Indonesia is navigating safely through uncertain times

Indonesia is navigating safely through uncertain times

IMF, the International Monetary Fund Mission Chief for Indonesia, Luis E. Breuer, credits good economic management and timely reforms, particularly on fuel subsidies, for Indonesia’s favourable prospects. The country is also well positioned to cope with a challenging external environment

But he noted that sustaining strong growth and development will require the government to push on, and even expand, its ongoing reforms in areas such as infrastructure investment and trade. 

Indonesia’s macroeconomic performance was good in 2015. Despite the weaker external environment, economic growth remained among the highest in emerging market economies at 4.8 % in 2015. Inflation fell to within the central bank’s target range (3- 5 %), and the current account deficit narrowed. Over the past few years, sound monetary management and a prudent fiscal stance have reinforced macroeconomic stability and supported growth.

For 2016, we expect growth to pick up moderately to around 5 %. The recovery will be driven by increased investment, especially, public sector spending on transport and energy. Inflation will likely remain within the target band, while the current account deficit is projected to increase moderately. The fiscal deficit is expected to widen somewhat but remain below the 3 % of GDP statutory ceiling.

Indonesia

For the medium-term, Indonesia’s prospects are very favourable. Economic fundamentals are set to continue to improve, building further on Indonesia’s many assets—a young population, low public debt, large domestic markets, natural resource endowment, and a participatory and stable political system.

Like many emerging market economies, Indonesia is facing pressures from the current shifts in the global economy, notably lower growth and rebalancing in China, sluggish commodity prices, and the beginning of monetary policy normalization in the U.S.

These shifts have impacted the Indonesian economy through three main channels: commodity prices, trade, and capital flows. They have led to a slowdown in growth in recent years—from the high rates during the commodity boom years—and tighter financing conditions. As a result, risks and vulnerabilities have increased.

Government revenues, in particular oil revenues, have dropped significantly. Foreign direct investment and portfolio inflows have slowed, as foreign investors’ appetite for emerging market assets in general has weakened, even as inflows to Indonesia so far in 2016 have been more favourable than to regional peers. Although from low levels, foreign currency denominated borrowing by firms has increased rapidly in the past few years, while corporate performance has weakened somewhat and banks’ non-performing loans have begun to creep up.

Nonetheless, Indonesia has ample experience in handling such turbulence, as the economy weathered well the global financial crisis and the so-called “taper tantrum” in 2013. The economy’s adjustment to the changing world economy was facilitate by sound policies, including flexible exchange rate and government bond yields, and ample international reserves. Indonesia is certainly better able to handle this kind of turbulence than in the past.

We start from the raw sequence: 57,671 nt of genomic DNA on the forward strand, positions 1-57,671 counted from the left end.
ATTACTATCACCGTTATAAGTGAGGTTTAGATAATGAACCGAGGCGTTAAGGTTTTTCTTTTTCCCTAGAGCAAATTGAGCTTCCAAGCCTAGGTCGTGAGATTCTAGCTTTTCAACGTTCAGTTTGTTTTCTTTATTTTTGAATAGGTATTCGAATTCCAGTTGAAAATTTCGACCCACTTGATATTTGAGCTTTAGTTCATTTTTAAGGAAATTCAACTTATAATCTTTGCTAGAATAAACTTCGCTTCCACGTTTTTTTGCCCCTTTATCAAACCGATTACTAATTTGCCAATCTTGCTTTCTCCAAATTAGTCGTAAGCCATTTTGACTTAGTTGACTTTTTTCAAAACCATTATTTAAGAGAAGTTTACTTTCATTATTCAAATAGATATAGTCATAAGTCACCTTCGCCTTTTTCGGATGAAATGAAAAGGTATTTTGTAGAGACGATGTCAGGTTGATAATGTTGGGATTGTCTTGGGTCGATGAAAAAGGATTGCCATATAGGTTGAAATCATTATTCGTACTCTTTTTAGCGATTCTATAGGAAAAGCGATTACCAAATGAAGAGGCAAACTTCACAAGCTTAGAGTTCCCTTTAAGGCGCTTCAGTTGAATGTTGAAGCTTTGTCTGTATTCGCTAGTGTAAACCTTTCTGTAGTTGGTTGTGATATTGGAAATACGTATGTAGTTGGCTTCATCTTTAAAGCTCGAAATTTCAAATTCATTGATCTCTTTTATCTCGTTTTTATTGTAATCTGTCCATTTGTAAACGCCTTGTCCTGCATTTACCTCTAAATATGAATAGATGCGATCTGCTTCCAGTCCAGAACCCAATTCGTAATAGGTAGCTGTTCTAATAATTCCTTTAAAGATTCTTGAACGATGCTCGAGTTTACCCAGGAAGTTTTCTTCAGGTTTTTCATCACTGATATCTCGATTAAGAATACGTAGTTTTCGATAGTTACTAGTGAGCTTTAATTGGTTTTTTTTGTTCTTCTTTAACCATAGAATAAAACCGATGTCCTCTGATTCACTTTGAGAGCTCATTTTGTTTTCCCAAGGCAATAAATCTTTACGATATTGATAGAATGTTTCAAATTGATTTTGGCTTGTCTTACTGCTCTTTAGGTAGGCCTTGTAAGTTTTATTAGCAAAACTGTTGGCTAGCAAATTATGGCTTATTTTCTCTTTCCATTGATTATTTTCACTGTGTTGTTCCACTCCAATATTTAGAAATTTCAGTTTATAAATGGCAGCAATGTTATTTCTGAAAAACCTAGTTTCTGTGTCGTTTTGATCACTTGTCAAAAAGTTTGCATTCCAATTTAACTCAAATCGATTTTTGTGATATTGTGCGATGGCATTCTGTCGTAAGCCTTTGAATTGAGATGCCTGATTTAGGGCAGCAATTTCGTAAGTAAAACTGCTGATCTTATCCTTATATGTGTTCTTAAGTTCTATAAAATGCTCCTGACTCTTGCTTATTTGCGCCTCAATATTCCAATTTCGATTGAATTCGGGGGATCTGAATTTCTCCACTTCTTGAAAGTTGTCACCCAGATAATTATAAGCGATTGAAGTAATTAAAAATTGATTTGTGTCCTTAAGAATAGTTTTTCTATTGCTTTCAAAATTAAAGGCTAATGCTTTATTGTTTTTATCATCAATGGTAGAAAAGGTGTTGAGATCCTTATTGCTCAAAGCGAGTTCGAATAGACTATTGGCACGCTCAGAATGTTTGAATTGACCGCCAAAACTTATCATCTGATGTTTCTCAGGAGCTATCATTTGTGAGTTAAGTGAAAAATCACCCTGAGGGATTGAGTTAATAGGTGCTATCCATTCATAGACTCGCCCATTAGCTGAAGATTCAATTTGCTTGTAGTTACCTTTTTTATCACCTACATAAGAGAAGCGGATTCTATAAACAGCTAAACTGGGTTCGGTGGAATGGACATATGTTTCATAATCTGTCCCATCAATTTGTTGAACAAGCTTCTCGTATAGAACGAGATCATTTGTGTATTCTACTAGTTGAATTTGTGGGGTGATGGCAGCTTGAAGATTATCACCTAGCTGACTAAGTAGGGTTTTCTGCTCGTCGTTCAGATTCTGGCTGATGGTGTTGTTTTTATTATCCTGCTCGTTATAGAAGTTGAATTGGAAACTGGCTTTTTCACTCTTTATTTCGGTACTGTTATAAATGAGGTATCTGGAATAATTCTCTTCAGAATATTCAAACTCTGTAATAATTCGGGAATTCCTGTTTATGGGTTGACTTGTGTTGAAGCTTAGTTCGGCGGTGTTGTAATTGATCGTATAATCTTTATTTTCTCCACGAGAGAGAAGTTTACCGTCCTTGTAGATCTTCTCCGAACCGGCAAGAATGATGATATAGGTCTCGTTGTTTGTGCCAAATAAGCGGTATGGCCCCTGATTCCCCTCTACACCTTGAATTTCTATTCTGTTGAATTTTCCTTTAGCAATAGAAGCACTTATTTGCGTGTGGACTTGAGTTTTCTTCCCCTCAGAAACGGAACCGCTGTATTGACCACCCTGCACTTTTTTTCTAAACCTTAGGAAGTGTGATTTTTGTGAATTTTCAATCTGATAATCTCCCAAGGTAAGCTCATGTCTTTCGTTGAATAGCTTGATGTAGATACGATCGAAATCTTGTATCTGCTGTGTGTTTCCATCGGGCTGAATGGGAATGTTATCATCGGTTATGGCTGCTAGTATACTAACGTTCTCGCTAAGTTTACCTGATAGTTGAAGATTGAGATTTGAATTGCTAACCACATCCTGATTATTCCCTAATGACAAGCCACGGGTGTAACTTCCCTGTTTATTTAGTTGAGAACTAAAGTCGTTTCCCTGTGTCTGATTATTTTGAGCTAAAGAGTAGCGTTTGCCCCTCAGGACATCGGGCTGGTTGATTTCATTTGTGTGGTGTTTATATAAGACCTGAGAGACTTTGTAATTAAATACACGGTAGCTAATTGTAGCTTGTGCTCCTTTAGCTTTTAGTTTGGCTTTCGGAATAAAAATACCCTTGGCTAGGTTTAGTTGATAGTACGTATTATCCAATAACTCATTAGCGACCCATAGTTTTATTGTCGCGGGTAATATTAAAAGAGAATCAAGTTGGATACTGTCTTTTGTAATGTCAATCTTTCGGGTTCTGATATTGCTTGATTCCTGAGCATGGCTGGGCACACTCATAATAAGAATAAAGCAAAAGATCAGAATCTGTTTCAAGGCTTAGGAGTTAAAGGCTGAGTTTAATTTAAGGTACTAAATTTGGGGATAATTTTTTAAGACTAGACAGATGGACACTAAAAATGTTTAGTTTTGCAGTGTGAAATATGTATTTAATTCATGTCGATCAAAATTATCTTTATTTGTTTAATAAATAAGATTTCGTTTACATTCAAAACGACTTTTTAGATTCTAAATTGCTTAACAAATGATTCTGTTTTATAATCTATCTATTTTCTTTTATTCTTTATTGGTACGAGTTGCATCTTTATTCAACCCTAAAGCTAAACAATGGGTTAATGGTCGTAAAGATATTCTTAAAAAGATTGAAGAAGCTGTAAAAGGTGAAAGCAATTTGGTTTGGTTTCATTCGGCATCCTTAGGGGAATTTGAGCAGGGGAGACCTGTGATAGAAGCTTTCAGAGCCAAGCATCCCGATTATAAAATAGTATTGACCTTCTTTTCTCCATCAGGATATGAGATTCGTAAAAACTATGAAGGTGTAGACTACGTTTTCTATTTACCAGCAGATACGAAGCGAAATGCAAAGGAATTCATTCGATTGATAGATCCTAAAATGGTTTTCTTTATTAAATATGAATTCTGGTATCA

Indonesia needs to manage short-term risks and, at the same time, increase potential growth in the medium-term. On the fiscal side, the government needs to increase revenues to create space for infrastructure and other priority spending such as well-targeted social programs. Higher public investment should be combined with sound public financial management and governance reform of state-owned enterprises, and monitoring of potential fiscal risks.

Indonesia will greatly benefit from reforms in infrastructure, investment, and trade. In a country made up of more than 17000 islands, a modern and efficient infrastructure is crucial to connect people and markets both within the country and with the world. Yet Indonesia’s infrastructure gap remains large compared to its peers. Let me give an example: logistics costs account for 24 % of GDP in Indonesia, compared to only 13 % in neighbouring Malaysia.

To attract more investment, Indonesia needs to remove constraints that shackle the private sector, including the complex regulations. President Jokowi’s commitment to jump-start investment is very encouraging, especially the implementation of the revamped Land Acquisition Law and a one-stop services shop. The recent changes to the foreign direct investment regime, which, in the aggregate, led to a partial liberalization is further progress in the authorities’ reform agenda.

The government has laid out an ambitious plan for infrastructure development. The plan sets a target of around USD 480 billion (around 50 % of GDP) during 2015–19, financed by both the public and private sectors. The authorities have made progress by accelerating government capital spending in 2015 and enhancing the institutional framework, especially the setup of a coordinating body (KPPIP) to focus on top priority projects.

Nonetheless, efforts are required on several fronts to successfully implement the ambitious plan. The government needs to mobilize additional revenue to create fiscal space for capital spending, including with an increase in excise taxes on fuel, tobacco, and vehicles.

In addition, the increase spending in infrastructure should be complemented with an improvement in public investment management, and the strengthening governance at state- owned enterprises and capacity at local governments.

www.imf.org


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